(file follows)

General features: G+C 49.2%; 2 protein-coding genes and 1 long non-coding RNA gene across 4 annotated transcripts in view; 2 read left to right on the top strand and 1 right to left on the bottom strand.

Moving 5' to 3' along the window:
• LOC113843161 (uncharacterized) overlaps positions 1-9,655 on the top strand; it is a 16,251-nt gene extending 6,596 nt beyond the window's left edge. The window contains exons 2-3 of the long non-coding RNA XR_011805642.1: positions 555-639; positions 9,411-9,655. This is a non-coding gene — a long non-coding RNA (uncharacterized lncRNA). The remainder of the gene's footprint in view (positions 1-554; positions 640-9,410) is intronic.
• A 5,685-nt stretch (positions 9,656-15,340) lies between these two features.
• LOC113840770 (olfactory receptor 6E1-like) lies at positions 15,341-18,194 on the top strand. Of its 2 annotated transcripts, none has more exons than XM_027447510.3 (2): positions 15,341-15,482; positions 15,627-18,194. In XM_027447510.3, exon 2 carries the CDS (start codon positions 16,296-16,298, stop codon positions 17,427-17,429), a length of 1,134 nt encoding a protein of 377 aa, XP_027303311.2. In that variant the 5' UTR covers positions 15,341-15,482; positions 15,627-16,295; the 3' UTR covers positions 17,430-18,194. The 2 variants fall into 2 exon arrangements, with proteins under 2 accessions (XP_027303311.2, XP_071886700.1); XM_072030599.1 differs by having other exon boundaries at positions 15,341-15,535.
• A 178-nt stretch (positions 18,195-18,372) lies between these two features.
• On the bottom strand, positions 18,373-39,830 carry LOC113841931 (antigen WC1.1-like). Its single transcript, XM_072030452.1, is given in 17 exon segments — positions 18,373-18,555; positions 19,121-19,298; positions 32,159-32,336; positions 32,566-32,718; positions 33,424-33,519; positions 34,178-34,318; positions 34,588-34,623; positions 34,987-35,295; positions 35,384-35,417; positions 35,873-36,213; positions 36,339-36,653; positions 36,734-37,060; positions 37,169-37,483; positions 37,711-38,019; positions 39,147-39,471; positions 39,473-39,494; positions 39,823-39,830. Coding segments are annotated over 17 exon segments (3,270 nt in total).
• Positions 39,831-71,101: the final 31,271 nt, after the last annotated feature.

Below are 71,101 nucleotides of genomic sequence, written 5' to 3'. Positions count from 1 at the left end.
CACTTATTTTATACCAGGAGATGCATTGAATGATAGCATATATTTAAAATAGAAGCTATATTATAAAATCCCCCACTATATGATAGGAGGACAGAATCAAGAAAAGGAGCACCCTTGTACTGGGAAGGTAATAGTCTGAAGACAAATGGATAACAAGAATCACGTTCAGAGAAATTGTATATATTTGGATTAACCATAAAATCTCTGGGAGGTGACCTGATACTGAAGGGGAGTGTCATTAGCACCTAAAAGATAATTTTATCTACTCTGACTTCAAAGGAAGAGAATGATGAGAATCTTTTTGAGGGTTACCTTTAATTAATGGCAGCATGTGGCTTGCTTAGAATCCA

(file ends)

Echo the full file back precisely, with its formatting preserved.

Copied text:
General features: G+C 49.2%; 2 protein-coding genes and 1 long non-coding RNA gene across 4 annotated transcripts in view; 2 read left to right on the top strand and 1 right to left on the bottom strand.

Moving 5' to 3' along the window:
• LOC113843161 (uncharacterized) overlaps positions 1-9,655 on the top strand; it is a 16,251-nt gene extending 6,596 nt beyond the window's left edge. The window contains exons 2-3 of the long non-coding RNA XR_011805642.1: positions 555-639; positions 9,411-9,655. This is a non-coding gene — a long non-coding RNA (uncharacterized lncRNA). The remainder of the gene's footprint in view (positions 1-554; positions 640-9,410) is intronic.
• A 5,685-nt stretch (positions 9,656-15,340) lies between these two features.
• LOC113840770 (olfactory receptor 6E1-like) lies at positions 15,341-18,194 on the top strand. Of its 2 annotated transcripts, none has more exons than XM_027447510.3 (2): positions 15,341-15,482; positions 15,627-18,194. In XM_027447510.3, exon 2 carries the CDS (start codon positions 16,296-16,298, stop codon positions 17,427-17,429), a length of 1,134 nt encoding a protein of 377 aa, XP_027303311.2. In that variant the 5' UTR covers positions 15,341-15,482; positions 15,627-16,295; the 3' UTR covers positions 17,430-18,194. The 2 variants fall into 2 exon arrangements, with proteins under 2 accessions (XP_027303311.2, XP_071886700.1); XM_072030599.1 differs by having other exon boundaries at positions 15,341-15,535.
• A 178-nt stretch (positions 18,195-18,372) lies between these two features.
• On the bottom strand, positions 18,373-39,830 carry LOC113841931 (antigen WC1.1-like). Its single transcript, XM_072030452.1, is given in 17 exon segments — positions 18,373-18,555; positions 19,121-19,298; positions 32,159-32,336; positions 32,566-32,718; positions 33,424-33,519; positions 34,178-34,318; positions 34,588-34,623; positions 34,987-35,295; positions 35,384-35,417; positions 35,873-36,213; positions 36,339-36,653; positions 36,734-37,060; positions 37,169-37,483; positions 37,711-38,019; positions 39,147-39,471; positions 39,473-39,494; positions 39,823-39,830. Coding segments are annotated over 17 exon segments (3,270 nt in total).
• Positions 39,831-71,101: the final 31,271 nt, after the last annotated feature.

Below are 71,101 nucleotides of genomic sequence, written 5' to 3'. Positions count from 1 at the left end.
CACTTATTTTATACCAGGAGATGCATTGAATGATAGCATATATTTAAAATAGAAGCTATATTATAAAATCCCCCACTATATGATAGGAGGACAGAATCAAGAAAAGGAGCACCCTTGTACTGGGAAGGTAATAGTCTGAAGACAAATGGATAACAAGAATCACGTTCAGAGAAATTGTATATATTTGGATTAACCATAAAATCTCTGGGAGGTGACCTGATACTGAAGGGGAGTGTCATTAGCACCTAAAAGATAATTTTATCTACTCTGACTTCAAAGGAAGAGAATGATGAGAATCTTTTTGAGGGTTACCTTTAATTAATGGCAGCATGTGGCTTGCTTAGAATCCA